We applied earlier this year for a grant from the Roripaugh Foundation. They are to vote in September as to who the winner is, and we hope it's us. The grant will be used to develop the Entry area which, as you can see by the photo, really needs enhancement. The beautiful arbor, designed and built by David Granlund, still has no plantings or walkway to make this a grand entry. Cross your fingers for TVRS to win.

The recent development of the Children's area has incurred a few setbacks. Rebecca Weersing and several others placed arbors and planted sunflowers one Saturday. The next morning, to her dismay, rabbits had eaten every plant before the wire enclosure was finished. Then Barb Purdy and her husband John planted pumpkin seedlings nearby and squirrels climbed the enclosure and ate all the blossoms. We would appreciate any solutions you may offer to protect the Children's area project.

Our regular garden monthly meeting is Wednesday, September 23rd at 9 a.m. All are welcome to attend. The address is 30500 Jedediah Smith Road . Please see our website for additional information and photos.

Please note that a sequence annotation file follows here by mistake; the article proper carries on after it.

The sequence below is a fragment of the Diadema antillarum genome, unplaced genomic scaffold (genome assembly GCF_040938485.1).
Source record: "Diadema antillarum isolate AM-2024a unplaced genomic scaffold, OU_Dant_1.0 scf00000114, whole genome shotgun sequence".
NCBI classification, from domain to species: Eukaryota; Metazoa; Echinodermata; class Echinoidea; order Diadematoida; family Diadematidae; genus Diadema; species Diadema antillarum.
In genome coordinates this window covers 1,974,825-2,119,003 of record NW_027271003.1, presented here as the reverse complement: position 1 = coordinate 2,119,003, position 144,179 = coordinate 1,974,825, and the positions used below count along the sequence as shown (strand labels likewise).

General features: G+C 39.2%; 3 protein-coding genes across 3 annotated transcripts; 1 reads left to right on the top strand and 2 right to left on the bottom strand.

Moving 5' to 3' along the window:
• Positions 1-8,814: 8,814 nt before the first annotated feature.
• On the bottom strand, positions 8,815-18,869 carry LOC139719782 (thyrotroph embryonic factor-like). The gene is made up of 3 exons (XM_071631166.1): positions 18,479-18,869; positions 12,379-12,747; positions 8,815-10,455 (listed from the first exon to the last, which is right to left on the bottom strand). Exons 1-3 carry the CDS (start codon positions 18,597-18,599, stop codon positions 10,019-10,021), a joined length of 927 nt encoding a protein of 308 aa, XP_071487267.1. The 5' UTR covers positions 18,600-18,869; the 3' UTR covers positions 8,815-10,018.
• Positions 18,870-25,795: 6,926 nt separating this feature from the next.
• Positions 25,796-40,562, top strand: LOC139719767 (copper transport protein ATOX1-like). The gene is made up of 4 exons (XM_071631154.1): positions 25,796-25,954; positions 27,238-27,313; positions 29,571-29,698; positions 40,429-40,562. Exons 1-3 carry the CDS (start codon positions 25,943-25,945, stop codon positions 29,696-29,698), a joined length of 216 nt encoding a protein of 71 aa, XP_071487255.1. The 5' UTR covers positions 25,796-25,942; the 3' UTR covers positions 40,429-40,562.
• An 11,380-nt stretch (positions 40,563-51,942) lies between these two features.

Jump to page top.

Rose Care FUNdamentals

by Frank Brines, Consulting Rosarian

Frank BrinesW ell, our July and August haven't been quite as bad as they could have been. True, there have been some very warm days, but fewer than is typical for the Temecula Valley. As a result, the roses in my garden haven't been as stressed as in some previous years, and have continued to bloom sporadically, although most are not of the highest quality.

When you feel that the threat of extended hot, dry weather has passed, sometime in September, you should do what we call a "mid-season pruning." It's a minor operation that's more than deadheading and less than the radical pruning you'll do at the beginning of the new year.